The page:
Thick maybe the mud slung at the Sri Lankan cricketers from time to time, yet no matter what hits the headlines of the national dailies, for the twenty two million fans on this island soil they are the paragons of sportsmanship. For a citizenry to whom cricket is not a religion but a way of life, those who play the game are no gods who walk in the sky; but eleven ordinary men who rose to the extra-ordinariness through perseverance, endurance and courage. They are as vulnerable as any one of us. They could be hit by bullets. Away from the sharp-eyed cameras, they could cry over the World Cup losses. And when there is a win, we take the pride in claiming its ownership. Every win and defeat becomes a public property.
And then there is the money factor.
If the cry is that match fixing has become rampant in the recent past, the authorities that operate above the players should also be held responsible for it. In fact, it is their duty to see that the players’ discipline is maintained, irrespective of the bad times the local cricket authorities go through financially. Instead of counting their money in the dark, it is high time they open their eyes to the ground realities.
No doubt, with the emergence of the IPL (Indian Premier League), cricket administrations around the world have lost the reins of their players. Here in Sri Lanka, the story does not differ much.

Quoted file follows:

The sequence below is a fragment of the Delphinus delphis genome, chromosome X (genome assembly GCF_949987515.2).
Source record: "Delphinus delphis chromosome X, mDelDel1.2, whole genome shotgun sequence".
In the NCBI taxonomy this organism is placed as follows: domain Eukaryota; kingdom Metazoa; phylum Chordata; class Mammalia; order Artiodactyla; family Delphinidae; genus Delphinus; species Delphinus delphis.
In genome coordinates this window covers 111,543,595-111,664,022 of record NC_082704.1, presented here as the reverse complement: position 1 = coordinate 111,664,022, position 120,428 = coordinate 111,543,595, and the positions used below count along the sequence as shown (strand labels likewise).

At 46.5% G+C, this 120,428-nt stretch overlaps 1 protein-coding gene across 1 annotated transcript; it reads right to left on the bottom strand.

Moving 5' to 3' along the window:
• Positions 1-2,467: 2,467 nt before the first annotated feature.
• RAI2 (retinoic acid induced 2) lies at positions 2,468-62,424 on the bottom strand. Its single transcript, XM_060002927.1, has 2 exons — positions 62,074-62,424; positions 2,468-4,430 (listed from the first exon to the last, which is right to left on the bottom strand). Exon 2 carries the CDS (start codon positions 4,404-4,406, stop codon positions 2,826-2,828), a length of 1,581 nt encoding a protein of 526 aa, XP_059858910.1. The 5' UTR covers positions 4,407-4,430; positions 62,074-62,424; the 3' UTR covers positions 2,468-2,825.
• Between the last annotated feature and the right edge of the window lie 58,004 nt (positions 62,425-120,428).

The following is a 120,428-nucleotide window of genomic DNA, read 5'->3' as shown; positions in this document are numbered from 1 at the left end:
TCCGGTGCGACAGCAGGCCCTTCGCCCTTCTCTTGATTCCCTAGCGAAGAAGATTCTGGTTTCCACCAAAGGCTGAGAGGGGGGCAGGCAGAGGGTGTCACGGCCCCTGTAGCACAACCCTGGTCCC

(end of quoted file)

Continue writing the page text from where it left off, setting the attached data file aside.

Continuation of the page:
The titled 'Bookie Gambler Fixer Spy' by an award-winning sports journalist Ed Hawkins made ripples in the island with its shocking revelation that the Test match played between England and Sri Lanka at Cardiff in May 2011 - which was won by England - was fixed. In the wake of the exposé, Sports Minister Mahindananda Aluthgamage has requested the Sri Lanka Cricket (SLC) to probe the match-fixing allegations involving Sri Lanka.
This is not the first time such an allegation has been directed at the Sri Lankan cricketers. In this instance however, one should not convict them without a fair hearing; nor should they be labelled ‘match-fixers’ if their hands are genuinely clean. After all, how could one give much credit to the content of a book, when the author being an award winning journalist did not think it was newsworthy enough to go in a paper?
The fans who support the National Eleven are under no illusion that what goes on behind the curtains is as bright as what one sees on the television screen. They may be the envy of the politicians who have to go from door to door begging for public support in their maiden run to popularity. There is a reason why people lock their doors and walk into stadiums.
It is up to those who stand under the floodlights to make sure that they do not become popular for wrong reasons. It is their duty to see that the twenty-two million hearts that beat in accordance with theirs do not throb for a lost cause.